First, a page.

Hearing impaired people don’t have to give up the right to hear what is being said in open government meetings or open court sessions.
State and federal laws make this right clear.
Roger Elliott, a hearing-impaired person (and former candidate for Wilkes County commissioner) had this in mind when he raised the issue with representatives of the North Wilkesboro and Wilkes County governing bodies and state court system in Wilkes last month.
Elliott was in Wilkes District Court as the plaintiff in a civil case in late December when his hearing aid batteries died. The judge let Elliott get fresh batteries from home, but then ruled that he failed to prove his claim and dismissed the case.
Elliott told Wilkes Clerk of Superior Court Regina Billings that if there had been a hearing device for him in the courtroom, he and the judge would have communicated better and his case wouldn’t have been dismissed.
Billings said Elliott first brought his concern to County Manager John Yates and Yates sent him to her to make sure the courtrooms met Americans with Disabilities Act (ADA) requirements.
Corrine Lusic, an attorney with the N.C. Administrative Office of the Courts (AOC), told Billings via email that the ADA requires that courtrooms have equally effective communication for disabled people. Lusic said that under state law, county government is responsible for providing courtrooms with assistive listening systems.
Lusic said an important point is whether Elliott indicated he needed an assistive hearing device before, during or after the court proceeding. “If we knew that Mr. Elliot wasn’t able to hear or communicate with the judge effectively, then I have some concerns that his case was dismissed without proactively offering to provide an assistive device. If ineffective communication wasn’t obvious during the hearing and Mr. Elliot didn’t otherwise tell us that he was unable to communicate or request an assistive listening device, then I am not concerned about the dismissal,” said Lusic.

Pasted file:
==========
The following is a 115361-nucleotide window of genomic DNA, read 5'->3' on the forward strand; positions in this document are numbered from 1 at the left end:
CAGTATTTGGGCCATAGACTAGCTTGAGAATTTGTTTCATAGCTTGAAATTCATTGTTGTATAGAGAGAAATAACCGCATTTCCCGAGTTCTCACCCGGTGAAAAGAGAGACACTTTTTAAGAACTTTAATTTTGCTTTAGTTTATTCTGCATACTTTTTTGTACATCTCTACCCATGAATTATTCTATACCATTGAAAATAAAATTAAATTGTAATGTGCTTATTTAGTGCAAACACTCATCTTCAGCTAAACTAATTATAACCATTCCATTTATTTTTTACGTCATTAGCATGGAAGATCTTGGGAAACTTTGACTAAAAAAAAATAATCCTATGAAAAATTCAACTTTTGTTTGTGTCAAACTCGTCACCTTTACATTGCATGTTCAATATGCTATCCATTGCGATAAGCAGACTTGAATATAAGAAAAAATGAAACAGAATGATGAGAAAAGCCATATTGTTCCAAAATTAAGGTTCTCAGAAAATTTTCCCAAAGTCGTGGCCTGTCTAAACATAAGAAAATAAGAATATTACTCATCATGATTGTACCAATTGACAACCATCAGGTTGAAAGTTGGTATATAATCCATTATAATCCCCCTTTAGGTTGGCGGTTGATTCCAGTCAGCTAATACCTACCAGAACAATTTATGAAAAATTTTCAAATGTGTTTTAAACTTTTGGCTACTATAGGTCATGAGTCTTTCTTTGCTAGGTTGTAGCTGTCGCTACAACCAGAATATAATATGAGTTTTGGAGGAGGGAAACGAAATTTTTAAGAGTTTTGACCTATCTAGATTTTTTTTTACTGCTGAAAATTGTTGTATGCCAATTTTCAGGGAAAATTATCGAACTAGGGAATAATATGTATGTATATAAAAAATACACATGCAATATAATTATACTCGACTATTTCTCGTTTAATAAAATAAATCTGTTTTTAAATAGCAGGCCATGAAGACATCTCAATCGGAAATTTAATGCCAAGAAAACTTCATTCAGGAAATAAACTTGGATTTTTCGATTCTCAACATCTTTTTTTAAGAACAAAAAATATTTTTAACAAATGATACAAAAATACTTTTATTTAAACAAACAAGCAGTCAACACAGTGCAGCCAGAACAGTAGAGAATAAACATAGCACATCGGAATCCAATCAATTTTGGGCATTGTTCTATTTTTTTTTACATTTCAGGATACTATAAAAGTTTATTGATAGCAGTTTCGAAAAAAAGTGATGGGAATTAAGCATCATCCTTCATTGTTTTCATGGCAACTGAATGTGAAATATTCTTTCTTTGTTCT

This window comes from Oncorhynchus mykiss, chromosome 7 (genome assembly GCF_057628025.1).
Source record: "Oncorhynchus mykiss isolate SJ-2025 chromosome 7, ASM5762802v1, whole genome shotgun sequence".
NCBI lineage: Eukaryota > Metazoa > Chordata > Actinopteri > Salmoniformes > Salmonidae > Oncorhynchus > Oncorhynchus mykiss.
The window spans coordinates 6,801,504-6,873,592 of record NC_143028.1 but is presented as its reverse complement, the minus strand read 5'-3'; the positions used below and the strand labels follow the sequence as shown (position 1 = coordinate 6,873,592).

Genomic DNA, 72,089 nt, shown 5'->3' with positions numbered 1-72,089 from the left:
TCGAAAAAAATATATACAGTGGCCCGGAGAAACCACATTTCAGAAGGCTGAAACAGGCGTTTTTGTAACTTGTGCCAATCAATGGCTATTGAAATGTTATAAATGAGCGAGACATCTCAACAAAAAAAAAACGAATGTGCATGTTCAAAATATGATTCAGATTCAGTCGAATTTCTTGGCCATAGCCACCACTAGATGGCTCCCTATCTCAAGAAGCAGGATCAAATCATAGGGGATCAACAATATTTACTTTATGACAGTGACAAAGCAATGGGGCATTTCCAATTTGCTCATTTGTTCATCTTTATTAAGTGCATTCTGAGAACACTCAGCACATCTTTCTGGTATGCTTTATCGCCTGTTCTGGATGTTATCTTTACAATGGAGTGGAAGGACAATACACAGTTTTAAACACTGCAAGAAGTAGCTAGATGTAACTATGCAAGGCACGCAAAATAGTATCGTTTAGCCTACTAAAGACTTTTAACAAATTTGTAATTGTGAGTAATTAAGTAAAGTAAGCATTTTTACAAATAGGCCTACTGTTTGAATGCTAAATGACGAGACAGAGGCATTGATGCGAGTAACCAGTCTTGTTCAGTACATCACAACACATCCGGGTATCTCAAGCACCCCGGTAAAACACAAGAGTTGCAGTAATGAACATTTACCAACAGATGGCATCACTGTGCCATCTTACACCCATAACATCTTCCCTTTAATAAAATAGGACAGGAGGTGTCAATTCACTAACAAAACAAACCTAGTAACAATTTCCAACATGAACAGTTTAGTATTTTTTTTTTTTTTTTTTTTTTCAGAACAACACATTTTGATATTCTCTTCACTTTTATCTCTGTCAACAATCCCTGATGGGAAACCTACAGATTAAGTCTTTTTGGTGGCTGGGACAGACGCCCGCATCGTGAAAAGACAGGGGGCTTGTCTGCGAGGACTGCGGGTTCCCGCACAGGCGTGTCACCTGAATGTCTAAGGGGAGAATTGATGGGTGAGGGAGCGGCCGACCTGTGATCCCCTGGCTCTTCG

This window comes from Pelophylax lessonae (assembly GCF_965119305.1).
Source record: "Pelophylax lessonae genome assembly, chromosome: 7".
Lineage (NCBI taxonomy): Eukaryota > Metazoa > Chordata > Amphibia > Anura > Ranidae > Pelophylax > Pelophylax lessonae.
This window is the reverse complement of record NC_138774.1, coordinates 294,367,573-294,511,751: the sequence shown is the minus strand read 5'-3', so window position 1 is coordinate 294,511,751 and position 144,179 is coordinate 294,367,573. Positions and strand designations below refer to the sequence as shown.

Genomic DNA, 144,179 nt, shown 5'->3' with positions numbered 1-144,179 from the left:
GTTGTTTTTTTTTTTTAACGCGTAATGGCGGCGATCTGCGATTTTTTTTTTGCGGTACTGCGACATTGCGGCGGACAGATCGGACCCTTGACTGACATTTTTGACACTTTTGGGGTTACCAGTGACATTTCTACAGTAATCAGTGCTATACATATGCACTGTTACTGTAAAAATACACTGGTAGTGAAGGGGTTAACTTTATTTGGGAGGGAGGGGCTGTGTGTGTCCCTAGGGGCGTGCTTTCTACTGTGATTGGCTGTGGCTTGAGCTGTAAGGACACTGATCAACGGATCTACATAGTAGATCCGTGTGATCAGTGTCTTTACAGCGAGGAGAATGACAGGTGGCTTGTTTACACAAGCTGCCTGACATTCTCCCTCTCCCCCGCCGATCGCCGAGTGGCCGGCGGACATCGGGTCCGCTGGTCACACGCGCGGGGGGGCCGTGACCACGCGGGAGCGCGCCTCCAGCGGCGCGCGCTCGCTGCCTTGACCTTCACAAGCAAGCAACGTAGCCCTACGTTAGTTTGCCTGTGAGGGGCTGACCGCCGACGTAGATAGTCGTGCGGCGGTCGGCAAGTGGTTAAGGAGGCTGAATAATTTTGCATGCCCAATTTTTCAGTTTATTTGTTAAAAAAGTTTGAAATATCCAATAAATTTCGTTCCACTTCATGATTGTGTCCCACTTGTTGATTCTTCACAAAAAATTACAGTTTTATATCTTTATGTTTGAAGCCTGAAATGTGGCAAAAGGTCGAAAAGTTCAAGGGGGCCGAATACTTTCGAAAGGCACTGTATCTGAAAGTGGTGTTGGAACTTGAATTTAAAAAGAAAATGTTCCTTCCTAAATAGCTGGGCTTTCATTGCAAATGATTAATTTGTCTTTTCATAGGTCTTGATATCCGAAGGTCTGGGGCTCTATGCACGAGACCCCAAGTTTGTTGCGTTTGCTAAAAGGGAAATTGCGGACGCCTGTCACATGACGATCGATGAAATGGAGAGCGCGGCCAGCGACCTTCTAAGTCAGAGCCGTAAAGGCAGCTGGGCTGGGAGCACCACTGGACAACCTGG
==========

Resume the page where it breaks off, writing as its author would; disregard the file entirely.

Billings said a court transcript showed that Elliott didn’t indicate his difficulty hearing until he said his hearing aid batteries had died.
Lusic also told Billings to contact Yates about getting assistive hearing devices in the courtrooms if they didn’t already have them. Yates said the matter is under evaluation and would be discussed with County Attorney Tony Triplett.
Meanwhile, the local courtrooms don’t have anything to help people who are hearing impaired and that’s wrong, regardless of who is responsible for them being there.
To county government’s credit, a wireless headphone system was purchased last month for nearly $300 for the county commissioners’ meeting room to be available at all times for hearing impaired people. It connects to the room’s sound system.
This was done after Elliott raised concern about the room’s lack of provisions for hearing impaired people.
The Wilkesboro and North Wilkesboro governing body meeting rooms aren’t equipped with assistive listening devices, but spokesmen for both governments said needs of hearing impaired people will be addressed whenever advance notice is given.
They said these and other reasonable accommodations must be provided when disabled people need them to participate in public meetings.
Spokesmen for the two governments also said their staff were already taking steps to improve ADA compliance when Elliott raised his concerns.
The two governing body meeting rooms should already have assistive listening devices, such as wireless headphones, even if their immediate availability isn’t required. Signs announcing availability of these accommodations should be posted at entrances to the meeting rooms.
These are tiny financial investments to make compared to the advantages of having such accommodations always available for hearing impaired people.